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3 Things Utilities Should Tell Customers About Smart Home Cybersecurity

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Smart home technology can make life easier for utility customers. Smart meters can help them manage their energy use, smart thermostats can help them regulate heating and cooling, and smart sensors can help them operate solar and battery sources. As much as utilities are in a position to help both residential and business customers to minimize their energy spending through use of these devices, they also have some responsibility for making sure those customers use smart home technology safely. That means alerting them to the cybersecurity risks and helping them mitigate those dangers. The following statements provide a good starting point for utility communication to customers about staying safe in smart homes (and offices).

Hackers can and do break into data networks through smart devices.

Less attention has been given to the cybersecurity of Internet of Things (IoT) devices — of which smart home devices are a subset — than to the cybersecurity of computers and handhelds. The reason is that manufacturers often want to push their products into the market while demand is high and don’t take the time to thoroughly develop or test their offerings.

As a result, hackers can and do gain access to Wi-Fi, Z-Wave, ZigBee, and other types of data networks through refrigerators, home assistants, printers, and security systems, just to name a few. This access can grant them personal information about the occupants, knowledge of when occupants are away from the premises, and the ability to use onsite computers in cyberattacks.

Like computers, smart devices can be secured.

The good news is, there are many steps smart device owners can do to protect themselves from this type of intrusion. The World Economic Forum states, “If you want to profit from the advantages of smart living, you have to start to treat your property like a computer…. Users should not buy the cheapest devices, and should demand proper maintenance.”

Be smart about your smart home.

Smart home devices may seem like fun toys to bring home and play with, but both business and residential utility customers should take the purchase and use of these devices seriously. A New York Times article notes, “Experts caution consumers to research carefully and move diligently when adding smart devices to their home network.... [Installing smart devices requires] patience and diligent research in navigating through a costly, cumbersome and often time-consuming process.” The article recommends Samsung, “Philips Hue for lights, Nest and Ecobee for thermostats, Ring for doorbells, and WeMo for light switches and plugs.”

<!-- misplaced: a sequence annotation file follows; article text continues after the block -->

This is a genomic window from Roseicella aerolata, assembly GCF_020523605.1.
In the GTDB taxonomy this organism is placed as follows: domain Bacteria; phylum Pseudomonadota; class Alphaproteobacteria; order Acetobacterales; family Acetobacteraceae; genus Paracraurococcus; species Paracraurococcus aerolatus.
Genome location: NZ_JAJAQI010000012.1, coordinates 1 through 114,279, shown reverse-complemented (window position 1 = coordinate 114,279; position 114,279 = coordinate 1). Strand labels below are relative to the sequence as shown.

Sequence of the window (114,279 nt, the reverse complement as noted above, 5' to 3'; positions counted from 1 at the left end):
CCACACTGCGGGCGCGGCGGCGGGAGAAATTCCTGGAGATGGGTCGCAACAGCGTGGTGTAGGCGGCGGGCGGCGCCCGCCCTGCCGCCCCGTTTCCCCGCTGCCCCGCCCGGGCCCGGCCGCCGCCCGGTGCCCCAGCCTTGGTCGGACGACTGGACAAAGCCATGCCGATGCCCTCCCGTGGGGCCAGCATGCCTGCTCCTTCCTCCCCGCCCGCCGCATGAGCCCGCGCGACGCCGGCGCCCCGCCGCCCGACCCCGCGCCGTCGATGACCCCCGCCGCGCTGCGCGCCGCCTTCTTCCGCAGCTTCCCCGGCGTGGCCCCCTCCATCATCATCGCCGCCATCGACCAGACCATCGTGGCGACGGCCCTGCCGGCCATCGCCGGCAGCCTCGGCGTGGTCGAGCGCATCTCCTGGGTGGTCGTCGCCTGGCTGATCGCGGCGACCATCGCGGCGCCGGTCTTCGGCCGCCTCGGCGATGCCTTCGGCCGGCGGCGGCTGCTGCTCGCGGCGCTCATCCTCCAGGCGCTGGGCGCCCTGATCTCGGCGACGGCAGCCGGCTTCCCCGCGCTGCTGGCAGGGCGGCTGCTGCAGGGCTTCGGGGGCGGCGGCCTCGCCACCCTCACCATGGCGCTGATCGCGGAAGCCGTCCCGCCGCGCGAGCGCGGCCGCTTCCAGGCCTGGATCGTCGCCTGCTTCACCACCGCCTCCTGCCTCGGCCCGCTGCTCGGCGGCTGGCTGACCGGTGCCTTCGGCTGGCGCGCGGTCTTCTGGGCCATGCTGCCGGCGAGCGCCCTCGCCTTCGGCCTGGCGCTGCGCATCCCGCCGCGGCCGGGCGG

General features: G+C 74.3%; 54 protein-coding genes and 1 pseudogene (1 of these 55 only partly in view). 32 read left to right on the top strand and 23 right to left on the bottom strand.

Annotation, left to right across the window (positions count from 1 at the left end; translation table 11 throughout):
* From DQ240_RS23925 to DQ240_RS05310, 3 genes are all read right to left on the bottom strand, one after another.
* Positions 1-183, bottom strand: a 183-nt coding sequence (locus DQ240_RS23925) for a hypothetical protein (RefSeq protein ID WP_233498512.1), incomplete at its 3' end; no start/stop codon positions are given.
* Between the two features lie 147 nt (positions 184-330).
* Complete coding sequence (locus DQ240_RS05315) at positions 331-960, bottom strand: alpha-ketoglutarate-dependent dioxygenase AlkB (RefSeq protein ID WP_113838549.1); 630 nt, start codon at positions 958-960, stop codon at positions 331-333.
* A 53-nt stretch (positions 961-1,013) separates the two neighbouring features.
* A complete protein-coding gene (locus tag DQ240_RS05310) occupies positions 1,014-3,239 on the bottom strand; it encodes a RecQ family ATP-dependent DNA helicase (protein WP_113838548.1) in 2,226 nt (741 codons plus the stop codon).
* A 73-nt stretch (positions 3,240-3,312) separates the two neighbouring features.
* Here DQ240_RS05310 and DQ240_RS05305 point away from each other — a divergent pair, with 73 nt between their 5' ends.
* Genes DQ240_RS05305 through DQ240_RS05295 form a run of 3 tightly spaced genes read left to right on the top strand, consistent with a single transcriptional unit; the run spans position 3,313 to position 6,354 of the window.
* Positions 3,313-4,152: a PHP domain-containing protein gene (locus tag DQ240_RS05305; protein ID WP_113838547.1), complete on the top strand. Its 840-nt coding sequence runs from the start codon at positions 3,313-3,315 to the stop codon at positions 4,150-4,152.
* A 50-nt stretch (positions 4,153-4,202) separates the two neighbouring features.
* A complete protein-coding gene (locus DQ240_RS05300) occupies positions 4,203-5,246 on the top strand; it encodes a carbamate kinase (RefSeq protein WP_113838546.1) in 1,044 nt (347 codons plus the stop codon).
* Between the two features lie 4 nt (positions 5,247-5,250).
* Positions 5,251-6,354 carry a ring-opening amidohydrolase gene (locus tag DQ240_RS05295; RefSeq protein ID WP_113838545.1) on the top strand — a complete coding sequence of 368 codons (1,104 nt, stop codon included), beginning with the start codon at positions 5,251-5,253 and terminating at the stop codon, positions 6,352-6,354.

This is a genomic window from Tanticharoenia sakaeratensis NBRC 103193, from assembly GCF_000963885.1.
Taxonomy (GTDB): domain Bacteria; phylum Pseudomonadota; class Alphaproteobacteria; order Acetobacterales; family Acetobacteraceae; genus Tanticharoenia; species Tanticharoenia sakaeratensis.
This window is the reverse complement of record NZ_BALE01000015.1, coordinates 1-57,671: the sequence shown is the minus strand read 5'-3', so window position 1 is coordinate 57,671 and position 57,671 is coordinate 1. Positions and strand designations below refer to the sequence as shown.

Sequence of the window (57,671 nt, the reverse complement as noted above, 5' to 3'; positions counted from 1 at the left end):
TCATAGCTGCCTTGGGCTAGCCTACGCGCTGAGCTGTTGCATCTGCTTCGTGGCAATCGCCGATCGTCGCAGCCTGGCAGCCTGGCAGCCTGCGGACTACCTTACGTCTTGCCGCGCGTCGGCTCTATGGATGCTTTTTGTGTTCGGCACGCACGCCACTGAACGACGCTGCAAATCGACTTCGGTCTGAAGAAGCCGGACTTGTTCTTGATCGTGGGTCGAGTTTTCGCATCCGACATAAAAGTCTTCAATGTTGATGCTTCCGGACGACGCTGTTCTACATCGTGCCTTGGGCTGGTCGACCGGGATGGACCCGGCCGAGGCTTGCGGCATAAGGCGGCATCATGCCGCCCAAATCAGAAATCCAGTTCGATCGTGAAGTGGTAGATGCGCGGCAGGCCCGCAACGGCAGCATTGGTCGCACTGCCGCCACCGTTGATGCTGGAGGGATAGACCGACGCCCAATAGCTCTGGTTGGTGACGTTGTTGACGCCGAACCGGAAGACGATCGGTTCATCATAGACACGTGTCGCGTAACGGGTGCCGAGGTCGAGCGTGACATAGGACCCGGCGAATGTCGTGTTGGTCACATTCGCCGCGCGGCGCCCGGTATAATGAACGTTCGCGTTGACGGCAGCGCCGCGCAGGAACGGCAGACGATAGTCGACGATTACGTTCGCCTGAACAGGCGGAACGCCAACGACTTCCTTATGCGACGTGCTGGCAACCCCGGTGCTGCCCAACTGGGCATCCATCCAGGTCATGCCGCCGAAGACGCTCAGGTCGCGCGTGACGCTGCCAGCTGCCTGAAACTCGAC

Once installed, users should secure each device with strong passwords and two-factor authentication if available. Smart home (or office) users should regularly check each manufacturer’s site for patches or firmware updates. Users can also disconnect devices from the network when they’re not in use.

Additionally, one of the most effective things smart home users can do to stay secure is strengthen the Wi-Fi network devices are connected to. Specifically, users should change the factory default password to a strong password, and use two-factor authentication if available.

As smart home technology evolves, no doubt manufacturers will find ways to make it less susceptible to cyberattacks. However, hackers will no doubt look for ways to override those improvements. At a time when utilities are facing greater competition, building and maintaining trust with customers is one way to keep them, and helping them manage their smart home devices — including, but not limited to those that help them manage their energy use — is one good way to earn it.

Does your utility have a smart home program? How do you communicate with customers about smart home cybersecurity? Please share in the comments.

Karen Marcus's picture

Thank Karen for the Post!

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Discussions

Matt Chester's picture
Matt Chester on May 6, 2019 9:24 am GMT

Very important issues-- I'd note that having utilities even address any perceived threats, even if they aren't completely tangible yet, is important. The security issues like these that potential customers might hear about on the news are enough for some of them to throw their devices in the garbage and never look back, but if the public can be educated about how to best set the devices up in an energy-addressing way while protecting their cyber security then a lot of progress can be made. 

Karen Marcus's picture
Karen Marcus on May 6, 2019 8:33 pm GMT

Great point, Matt. If utilities communicate early and often, customers might feel less afraid of devices that can actually do more good than harm. 

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